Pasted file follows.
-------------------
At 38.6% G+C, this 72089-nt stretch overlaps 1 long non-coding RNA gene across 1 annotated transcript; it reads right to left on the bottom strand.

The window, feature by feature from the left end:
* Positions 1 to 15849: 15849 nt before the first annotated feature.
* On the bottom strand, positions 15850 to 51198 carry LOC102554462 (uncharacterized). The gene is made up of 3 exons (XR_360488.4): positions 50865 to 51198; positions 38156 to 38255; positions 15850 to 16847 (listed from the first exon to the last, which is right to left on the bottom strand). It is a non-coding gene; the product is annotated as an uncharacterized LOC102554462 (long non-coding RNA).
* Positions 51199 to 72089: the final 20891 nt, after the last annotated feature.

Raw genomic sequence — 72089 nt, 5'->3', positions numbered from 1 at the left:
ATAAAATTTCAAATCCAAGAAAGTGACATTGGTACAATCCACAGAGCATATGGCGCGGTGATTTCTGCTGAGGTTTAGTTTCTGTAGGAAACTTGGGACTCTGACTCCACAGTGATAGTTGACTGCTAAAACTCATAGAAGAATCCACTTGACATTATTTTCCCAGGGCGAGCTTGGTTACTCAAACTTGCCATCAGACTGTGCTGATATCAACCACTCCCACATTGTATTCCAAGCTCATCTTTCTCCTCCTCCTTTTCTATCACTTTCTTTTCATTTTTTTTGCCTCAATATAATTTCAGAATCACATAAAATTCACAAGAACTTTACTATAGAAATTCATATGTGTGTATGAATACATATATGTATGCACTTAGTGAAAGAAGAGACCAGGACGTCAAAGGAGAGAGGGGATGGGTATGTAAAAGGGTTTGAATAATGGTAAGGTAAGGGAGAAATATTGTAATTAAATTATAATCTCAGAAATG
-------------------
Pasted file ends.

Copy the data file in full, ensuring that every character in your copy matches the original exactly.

At 38.6% G+C, this 72089-nt stretch overlaps 1 long non-coding RNA gene across 1 annotated transcript; it reads right to left on the bottom strand.

The window, feature by feature from the left end:
* Positions 1 to 15849: 15849 nt before the first annotated feature.
* On the bottom strand, positions 15850 to 51198 carry LOC102554462 (uncharacterized). The gene is made up of 3 exons (XR_360488.4): positions 50865 to 51198; positions 38156 to 38255; positions 15850 to 16847 (listed from the first exon to the last, which is right to left on the bottom strand). It is a non-coding gene; the product is annotated as an uncharacterized LOC102554462 (long non-coding RNA).
* Positions 51199 to 72089: the final 20891 nt, after the last annotated feature.

Raw genomic sequence — 72089 nt, 5'->3', positions numbered from 1 at the left:
ATAAAATTTCAAATCCAAGAAAGTGACATTGGTACAATCCACAGAGCATATGGCGCGGTGATTTCTGCTGAGGTTTAGTTTCTGTAGGAAACTTGGGACTCTGACTCCACAGTGATAGTTGACTGCTAAAACTCATAGAAGAATCCACTTGACATTATTTTCCCAGGGCGAGCTTGGTTACTCAAACTTGCCATCAGACTGTGCTGATATCAACCACTCCCACATTGTATTCCAAGCTCATCTTTCTCCTCCTCCTTTTCTATCACTTTCTTTTCATTTTTTTTGCCTCAATATAATTTCAGAATCACATAAAATTCACAAGAACTTTACTATAGAAATTCATATGTGTGTATGAATACATATATGTATGCACTTAGTGAAAGAAGAGACCAGGACGTCAAAGGAGAGAGGGGATGGGTATGTAAAAGGGTTTGAATAATGGTAAGGTAAGGGAGAAATATTGTAATTAAATTATAATCTCAGAAATG